As Steven Spielberg said at the Kennedy Center Honors, “John Williams is a national treasure and as American as apple pie.”

Friday, February 3, 2012

Quick Review: Journey 2: The Mysterious Island

Journey 2: The Mysterious Island
Music composed by Andrew Lockington
Orchestrated and Conducted by: Nicholas Dodd
Music Recorded at Abbey Road Studios
Album time: 62 minutes
Available by WaterTower Music
(Download and CD-R)

Lockington first caught the attention of film score fans with his rousing score to 2008’s Journey to the Center of the Earth. Lockington returns for the sequel, Journey 2: The Mysterious Island, and delivers a score that doesn’t just match the quality of the original, but exceeds it.  This is a superbly written, thrilling adventure score with great energy and triumphant themes.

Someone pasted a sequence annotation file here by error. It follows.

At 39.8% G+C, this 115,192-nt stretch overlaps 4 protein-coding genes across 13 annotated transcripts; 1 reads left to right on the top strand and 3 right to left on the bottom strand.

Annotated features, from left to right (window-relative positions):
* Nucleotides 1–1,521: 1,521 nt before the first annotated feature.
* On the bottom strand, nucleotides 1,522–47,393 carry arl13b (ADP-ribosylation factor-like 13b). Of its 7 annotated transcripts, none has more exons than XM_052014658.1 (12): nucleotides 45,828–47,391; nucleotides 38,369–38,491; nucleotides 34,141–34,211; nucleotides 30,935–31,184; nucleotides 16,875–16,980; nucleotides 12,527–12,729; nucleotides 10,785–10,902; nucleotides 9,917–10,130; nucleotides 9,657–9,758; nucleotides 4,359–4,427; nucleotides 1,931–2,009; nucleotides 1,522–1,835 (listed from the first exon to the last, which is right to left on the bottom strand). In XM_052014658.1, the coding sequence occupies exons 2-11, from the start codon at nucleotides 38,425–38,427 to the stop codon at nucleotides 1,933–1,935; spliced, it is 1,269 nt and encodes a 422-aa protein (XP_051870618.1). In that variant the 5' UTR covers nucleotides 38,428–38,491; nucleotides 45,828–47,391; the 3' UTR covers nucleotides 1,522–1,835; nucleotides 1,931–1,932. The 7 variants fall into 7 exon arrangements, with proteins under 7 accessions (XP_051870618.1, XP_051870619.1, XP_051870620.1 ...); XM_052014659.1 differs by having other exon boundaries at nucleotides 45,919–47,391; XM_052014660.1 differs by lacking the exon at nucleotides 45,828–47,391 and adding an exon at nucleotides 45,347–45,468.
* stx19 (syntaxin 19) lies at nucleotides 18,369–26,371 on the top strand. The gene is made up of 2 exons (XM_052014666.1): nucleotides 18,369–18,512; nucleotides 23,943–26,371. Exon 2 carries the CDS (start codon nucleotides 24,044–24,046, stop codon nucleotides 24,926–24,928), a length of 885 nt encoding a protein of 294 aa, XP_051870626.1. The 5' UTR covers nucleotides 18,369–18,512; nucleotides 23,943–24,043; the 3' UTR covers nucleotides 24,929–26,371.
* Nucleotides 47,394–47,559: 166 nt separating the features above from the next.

Returning from the original film is the ‘Journey Theme.’  Very much the musical identity of the original film, it was most triumphantly stated in the original’s trademark ‘Building The Raft’ cue.  Lockington does a great job utilizing this theme; integrating it without ever recycling.  The theme gets a few very satisfying variations as Lockington alters its resolution in tracks such as The Attic, The Nautilus Escapes and the extraordinary Who’s Up For An Adventure?

But it’s the new material that makes Journey 2 a step above its predecessor.  The theme for the island is perhaps the most memorable.  A grand fanfare with just enough foreboding to express the dangers ahead, it is wonderfully featured through the score, including the Mysterious Island Main Titles.

There is also a dramatically satisfying theme for the camaraderie of our heroes and an intriguing theme for the score’s female vocal solo work.  This in particular gives the score a wonderfully distinctive feel.  The Who’s Up For An Adventure? cue benefits immensely from these unique vocals.